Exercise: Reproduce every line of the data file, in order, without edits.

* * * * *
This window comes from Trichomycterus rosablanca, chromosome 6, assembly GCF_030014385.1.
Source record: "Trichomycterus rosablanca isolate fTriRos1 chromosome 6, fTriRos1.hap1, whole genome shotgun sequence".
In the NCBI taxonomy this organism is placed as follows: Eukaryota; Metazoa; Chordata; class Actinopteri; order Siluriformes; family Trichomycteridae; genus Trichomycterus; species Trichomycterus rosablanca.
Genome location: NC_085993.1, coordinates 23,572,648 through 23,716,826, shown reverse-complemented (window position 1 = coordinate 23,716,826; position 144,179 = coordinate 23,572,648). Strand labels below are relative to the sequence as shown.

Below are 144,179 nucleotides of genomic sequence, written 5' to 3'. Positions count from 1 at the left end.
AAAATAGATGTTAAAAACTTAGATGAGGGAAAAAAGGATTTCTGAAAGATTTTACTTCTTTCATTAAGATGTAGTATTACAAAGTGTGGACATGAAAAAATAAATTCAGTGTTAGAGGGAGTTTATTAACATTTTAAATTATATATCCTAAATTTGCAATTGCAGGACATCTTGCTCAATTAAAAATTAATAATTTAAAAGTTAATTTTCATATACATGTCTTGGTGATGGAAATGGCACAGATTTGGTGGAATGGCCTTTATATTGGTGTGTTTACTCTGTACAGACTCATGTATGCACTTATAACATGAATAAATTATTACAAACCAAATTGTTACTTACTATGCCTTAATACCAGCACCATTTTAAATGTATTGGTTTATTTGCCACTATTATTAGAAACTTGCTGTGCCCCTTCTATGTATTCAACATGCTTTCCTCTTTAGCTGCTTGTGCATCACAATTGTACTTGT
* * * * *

This window comes from Trichomycterus rosablanca, chromosome 6, assembly GCF_030014385.1.
Source record: "Trichomycterus rosablanca isolate fTriRos1 chromosome 6, fTriRos1.hap1, whole genome shotgun sequence".
In the NCBI taxonomy this organism is placed as follows: Eukaryota; Metazoa; Chordata; class Actinopteri; order Siluriformes; family Trichomycteridae; genus Trichomycterus; species Trichomycterus rosablanca.
Genome location: NC_085993.1, coordinates 23,572,648 through 23,716,826, shown reverse-complemented (window position 1 = coordinate 23,716,826; position 144,179 = coordinate 23,572,648). Strand labels below are relative to the sequence as shown.

Below are 144,179 nucleotides of genomic sequence, written 5' to 3'. Positions count from 1 at the left end.
AAAATAGATGTTAAAAACTTAGATGAGGGAAAAAAGGATTTCTGAAAGATTTTACTTCTTTCATTAAGATGTAGTATTACAAAGTGTGGACATGAAAAAATAAATTCAGTGTTAGAGGGAGTTTATTAACATTTTAAATTATATATCCTAAATTTGCAATTGCAGGACATCTTGCTCAATTAAAAATTAATAATTTAAAAGTTAATTTTCATATACATGTCTTGGTGATGGAAATGGCACAGATTTGGTGGAATGGCCTTTATATTGGTGTGTTTACTCTGTACAGACTCATGTATGCACTTATAACATGAATAAATTATTACAAACCAAATTGTTACTTACTATGCCTTAATACCAGCACCATTTTAAATGTATTGGTTTATTTGCCACTATTATTAGAAACTTGCTGTGCCCCTTCTATGTATTCAACATGCTTTCCTCTTTAGCTGCTTGTGCATCACAATTGTACTTGT